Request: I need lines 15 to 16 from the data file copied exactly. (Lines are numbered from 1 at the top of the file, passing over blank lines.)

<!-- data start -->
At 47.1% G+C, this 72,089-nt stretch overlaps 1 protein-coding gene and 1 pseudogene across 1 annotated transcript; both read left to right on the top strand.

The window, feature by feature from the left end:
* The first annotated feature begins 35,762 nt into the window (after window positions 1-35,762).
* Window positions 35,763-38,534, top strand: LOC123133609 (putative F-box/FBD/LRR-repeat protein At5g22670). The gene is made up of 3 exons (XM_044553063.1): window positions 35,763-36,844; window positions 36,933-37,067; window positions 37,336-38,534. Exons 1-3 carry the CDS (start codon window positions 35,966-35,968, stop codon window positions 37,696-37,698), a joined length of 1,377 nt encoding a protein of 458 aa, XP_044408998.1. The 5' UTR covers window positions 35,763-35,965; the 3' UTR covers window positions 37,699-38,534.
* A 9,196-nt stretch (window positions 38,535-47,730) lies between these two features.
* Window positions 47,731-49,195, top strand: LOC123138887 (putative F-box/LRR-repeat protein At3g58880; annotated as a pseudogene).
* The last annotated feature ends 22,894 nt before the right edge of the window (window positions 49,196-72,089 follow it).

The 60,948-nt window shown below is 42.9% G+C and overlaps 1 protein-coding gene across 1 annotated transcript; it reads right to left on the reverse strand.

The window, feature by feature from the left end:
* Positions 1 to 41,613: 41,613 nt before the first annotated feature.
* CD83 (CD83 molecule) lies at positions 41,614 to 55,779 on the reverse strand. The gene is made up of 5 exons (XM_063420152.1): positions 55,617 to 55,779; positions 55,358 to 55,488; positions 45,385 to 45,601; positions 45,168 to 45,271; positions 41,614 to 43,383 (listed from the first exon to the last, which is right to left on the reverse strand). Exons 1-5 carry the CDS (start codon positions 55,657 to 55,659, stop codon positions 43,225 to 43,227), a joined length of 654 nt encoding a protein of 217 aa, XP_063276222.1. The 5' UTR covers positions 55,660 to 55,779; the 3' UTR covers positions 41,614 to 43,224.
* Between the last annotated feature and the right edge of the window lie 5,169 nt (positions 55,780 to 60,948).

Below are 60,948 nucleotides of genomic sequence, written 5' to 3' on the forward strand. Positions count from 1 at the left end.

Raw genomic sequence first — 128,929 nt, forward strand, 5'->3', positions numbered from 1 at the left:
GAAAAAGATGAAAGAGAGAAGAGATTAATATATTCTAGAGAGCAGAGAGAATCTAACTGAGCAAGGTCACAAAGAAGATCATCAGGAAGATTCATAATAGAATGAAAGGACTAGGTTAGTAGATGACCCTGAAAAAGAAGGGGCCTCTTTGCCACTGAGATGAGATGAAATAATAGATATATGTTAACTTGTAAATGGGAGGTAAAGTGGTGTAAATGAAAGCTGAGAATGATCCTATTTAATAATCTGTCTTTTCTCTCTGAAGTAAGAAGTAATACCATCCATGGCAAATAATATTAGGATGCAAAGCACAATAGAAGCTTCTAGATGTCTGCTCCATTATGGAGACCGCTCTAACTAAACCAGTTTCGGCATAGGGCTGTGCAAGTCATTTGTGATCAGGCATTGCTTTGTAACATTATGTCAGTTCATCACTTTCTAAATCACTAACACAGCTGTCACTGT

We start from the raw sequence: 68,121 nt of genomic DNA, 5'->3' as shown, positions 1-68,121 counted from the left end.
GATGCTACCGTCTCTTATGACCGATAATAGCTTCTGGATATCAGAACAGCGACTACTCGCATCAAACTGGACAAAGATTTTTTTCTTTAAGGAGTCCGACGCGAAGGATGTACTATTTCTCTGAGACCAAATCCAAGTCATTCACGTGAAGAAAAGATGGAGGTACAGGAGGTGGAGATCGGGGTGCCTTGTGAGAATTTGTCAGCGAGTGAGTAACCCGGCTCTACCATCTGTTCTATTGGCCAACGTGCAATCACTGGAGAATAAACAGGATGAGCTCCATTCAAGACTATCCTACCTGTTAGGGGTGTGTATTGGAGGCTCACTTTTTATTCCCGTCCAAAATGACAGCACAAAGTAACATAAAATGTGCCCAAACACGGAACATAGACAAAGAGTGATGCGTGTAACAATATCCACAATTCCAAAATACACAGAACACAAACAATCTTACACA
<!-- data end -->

GAAAAAGATGAAAGAGAGAAGAGATTAATATATTCTAGAGAGCAGAGAGAATCTAACTGAGCAAGGTCACAAAGAAGATCATCAGGAAGATTCATAATAGAATGAAAGGACTAGGTTAGTAGATGACCCTGAAAAAGAAGGGGCCTCTTTGCCACTGAGATGAGATGAAATAATAGATATATGTTAACTTGTAAATGGGAGGTAAAGTGGTGTAAATGAAAGCTGAGAATGATCCTATTTAATAATCTGTCTTTTCTCTCTGAAGTAAGAAGTAATACCATCCATGGCAAATAATATTAGGATGCAAAGCACAATAGAAGCTTCTAGATGTCTGCTCCATTATGGAGACCGCTCTAACTAAACCAGTTTCGGCATAGGGCTGTGCAAGTCATTTGTGATCAGGCATTGCTTTGTAACATTATGTCAGTTCATCACTTTCTAAATCACTAACACAGCTGTCACTGT

We start from the raw sequence: 68,121 nt of genomic DNA, 5'->3' as shown, positions 1-68,121 counted from the left end.